It was all lovely but I was disappointed I didn’t get to pitch my idea for Season 2 to Mr. Goldfarb and Mr. Keyser: Julia engages in a contentious showdown with the formidable Fanny Craddock (Gillian Anderson) in a Christmas cooking special co-produced by WGBH and the BBC. With Stephen Fry as the BBC’s Director-General. Oh well!

ETA-Forgot to mention one interesting thing and one funny thing that was brought up at last night’s Q&A. The interesting thing was Daniel Goldfarb saying that Season 1 was originally supposed to span three years, with the Season 1 finale ending with Julia winning the first Emmy Award for public television. That obviously didn’t happen. And the funny thing was Sarah Lancashire saying to Goldfarb “So is it in Episode 5 or Episode 6 where Julia finds a dead body in the cupboard?”

Edited by TimWil
  • Love 4
  • Useful 1

Share this post


Link to post

Just finished watching all of Season 1. Loved it. Cannot wait for Season 2. 

I originally started watching because of Sarah Lancashire but quickly fell in love with the rest of the cast and show. Have loved Judith Light since One Life to Live and she did not disappoint. Great performance as Blanche Knopf. 

  • Love 3

Share this post


Link to post

Judith Light redeemed herself after all of the hammy characters she shoved down our throats - I'm thinking of Transparent.

This was a delightful series. I adore Sarah Lancashire and Bebe Neuwirth.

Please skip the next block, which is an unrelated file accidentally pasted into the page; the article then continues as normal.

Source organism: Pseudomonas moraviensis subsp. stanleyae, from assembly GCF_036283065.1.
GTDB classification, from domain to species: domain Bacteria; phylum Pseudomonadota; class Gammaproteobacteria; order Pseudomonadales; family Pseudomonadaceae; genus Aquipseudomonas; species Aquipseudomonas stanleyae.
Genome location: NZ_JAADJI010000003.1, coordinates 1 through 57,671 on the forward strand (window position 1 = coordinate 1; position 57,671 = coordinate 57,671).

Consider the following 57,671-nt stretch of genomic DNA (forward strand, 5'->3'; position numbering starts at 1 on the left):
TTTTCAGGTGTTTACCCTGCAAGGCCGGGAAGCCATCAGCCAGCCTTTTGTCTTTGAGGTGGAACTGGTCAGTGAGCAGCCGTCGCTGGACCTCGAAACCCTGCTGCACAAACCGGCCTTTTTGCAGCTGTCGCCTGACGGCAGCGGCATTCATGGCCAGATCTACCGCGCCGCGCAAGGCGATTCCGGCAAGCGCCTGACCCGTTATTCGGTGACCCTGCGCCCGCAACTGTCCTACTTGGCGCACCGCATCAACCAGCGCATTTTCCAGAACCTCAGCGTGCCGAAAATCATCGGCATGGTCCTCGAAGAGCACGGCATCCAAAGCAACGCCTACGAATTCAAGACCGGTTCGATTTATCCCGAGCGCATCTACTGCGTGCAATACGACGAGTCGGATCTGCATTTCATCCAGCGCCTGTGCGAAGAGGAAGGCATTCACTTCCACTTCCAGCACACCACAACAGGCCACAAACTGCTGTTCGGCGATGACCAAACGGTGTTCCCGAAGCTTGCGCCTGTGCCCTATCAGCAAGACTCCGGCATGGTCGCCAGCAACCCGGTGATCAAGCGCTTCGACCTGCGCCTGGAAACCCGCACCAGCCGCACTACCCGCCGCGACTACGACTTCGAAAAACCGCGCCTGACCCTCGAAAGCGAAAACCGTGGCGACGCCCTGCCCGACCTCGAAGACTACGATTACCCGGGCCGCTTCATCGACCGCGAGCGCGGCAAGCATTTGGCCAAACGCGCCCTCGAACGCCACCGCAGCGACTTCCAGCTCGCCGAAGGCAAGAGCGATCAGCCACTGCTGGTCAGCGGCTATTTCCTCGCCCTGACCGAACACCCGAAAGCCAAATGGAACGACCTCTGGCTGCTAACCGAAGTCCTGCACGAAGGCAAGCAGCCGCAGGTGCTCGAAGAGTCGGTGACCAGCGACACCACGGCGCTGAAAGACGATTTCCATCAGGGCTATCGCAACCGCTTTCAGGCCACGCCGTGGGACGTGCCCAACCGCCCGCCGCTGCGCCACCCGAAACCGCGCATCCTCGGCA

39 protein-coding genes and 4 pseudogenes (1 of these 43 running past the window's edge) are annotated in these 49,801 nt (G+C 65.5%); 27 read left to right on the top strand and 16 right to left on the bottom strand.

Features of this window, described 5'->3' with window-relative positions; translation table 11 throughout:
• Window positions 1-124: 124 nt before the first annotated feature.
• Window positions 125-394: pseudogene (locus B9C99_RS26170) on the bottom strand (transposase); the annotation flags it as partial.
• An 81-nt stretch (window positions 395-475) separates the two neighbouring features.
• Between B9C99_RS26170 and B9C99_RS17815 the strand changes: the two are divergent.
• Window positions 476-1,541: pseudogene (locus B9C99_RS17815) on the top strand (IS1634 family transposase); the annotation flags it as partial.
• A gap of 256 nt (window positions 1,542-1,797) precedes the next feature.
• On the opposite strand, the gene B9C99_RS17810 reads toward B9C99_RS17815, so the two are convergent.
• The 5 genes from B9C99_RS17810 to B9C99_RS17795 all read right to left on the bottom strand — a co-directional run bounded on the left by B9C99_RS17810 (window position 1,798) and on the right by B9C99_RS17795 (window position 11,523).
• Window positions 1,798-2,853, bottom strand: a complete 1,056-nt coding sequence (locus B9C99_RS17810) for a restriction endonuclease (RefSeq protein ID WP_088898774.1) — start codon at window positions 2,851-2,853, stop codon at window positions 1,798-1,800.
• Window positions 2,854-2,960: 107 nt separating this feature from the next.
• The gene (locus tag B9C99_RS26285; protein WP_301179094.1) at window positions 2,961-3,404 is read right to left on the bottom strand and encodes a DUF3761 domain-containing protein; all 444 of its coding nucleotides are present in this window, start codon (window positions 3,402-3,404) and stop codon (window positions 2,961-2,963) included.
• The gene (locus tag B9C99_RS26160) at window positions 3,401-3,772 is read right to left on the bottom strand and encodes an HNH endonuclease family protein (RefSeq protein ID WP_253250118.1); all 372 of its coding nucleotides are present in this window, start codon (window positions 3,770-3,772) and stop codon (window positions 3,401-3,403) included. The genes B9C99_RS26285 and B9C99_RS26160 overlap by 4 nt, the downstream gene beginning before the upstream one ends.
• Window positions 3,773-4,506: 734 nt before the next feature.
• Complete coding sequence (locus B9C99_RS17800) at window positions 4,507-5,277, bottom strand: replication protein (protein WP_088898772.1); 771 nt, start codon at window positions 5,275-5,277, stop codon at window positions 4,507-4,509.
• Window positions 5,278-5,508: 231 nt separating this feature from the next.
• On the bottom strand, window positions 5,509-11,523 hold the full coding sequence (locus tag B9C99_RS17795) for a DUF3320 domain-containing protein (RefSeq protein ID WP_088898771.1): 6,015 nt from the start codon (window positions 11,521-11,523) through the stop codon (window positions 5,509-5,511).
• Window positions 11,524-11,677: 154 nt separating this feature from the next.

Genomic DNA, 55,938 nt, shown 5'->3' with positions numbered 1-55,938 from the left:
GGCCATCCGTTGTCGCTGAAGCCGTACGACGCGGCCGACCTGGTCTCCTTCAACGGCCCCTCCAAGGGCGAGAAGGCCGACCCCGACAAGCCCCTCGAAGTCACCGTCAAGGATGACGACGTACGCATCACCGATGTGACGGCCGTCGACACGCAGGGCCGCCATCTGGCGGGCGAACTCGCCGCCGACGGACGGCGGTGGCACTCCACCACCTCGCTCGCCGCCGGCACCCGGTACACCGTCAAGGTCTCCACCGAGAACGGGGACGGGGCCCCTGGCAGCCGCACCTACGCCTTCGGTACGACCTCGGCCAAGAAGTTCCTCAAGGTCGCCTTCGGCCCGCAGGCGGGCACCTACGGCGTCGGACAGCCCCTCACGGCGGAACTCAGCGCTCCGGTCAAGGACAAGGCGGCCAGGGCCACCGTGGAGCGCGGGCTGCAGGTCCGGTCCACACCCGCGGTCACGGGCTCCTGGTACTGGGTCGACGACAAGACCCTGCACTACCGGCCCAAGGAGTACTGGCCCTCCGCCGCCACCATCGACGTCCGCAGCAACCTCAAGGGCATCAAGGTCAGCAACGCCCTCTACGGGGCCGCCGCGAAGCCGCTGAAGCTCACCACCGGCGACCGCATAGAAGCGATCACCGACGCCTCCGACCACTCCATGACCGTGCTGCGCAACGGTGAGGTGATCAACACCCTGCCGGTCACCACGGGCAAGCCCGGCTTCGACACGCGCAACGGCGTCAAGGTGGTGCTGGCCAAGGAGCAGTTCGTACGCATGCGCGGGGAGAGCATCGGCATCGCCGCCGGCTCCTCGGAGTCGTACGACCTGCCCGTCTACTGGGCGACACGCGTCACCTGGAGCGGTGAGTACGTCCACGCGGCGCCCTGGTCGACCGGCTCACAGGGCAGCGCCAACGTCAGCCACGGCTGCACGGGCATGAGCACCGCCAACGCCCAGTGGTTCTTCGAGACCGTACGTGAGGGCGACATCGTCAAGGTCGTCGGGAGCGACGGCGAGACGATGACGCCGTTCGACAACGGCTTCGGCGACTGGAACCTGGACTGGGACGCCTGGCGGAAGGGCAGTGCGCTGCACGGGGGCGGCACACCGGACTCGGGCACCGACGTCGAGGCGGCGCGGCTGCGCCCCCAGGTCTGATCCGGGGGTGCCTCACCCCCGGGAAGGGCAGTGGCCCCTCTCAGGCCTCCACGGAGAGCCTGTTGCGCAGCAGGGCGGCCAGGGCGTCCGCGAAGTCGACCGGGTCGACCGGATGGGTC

I worked in television news in the 80s and frequently visited a friend who was talent at the PBS station. That station was held together with spit and baling wire, and the staff barely made enough to live on.

I'm barely a "cook" but I always love watching master chefs do their thing. When I encounter them in real life, they turn up their noses upon discovering I am a vegetarian, although that perspective is improving a bit.

More than anything, I could see that Julia suffered her Pasadena childhood but managed to be a devoted spouse and very kind human being.

Edited by pasdetrois
  • Love 1

Share this post


Link to post

Join the conversation

You can post now and register later. If you have an account, sign in now to post with your account.

Guest
Reply to this topic...

×   Pasted as rich text.   Restore formatting

  Only 75 emoji are allowed.

×   Your link has been automatically embedded.   Display as a link instead

×   Your previous content has been restored.   Clear editor

×   You cannot paste images directly. Upload or insert images from URL.

×
×
  • Create New...

Customize font-size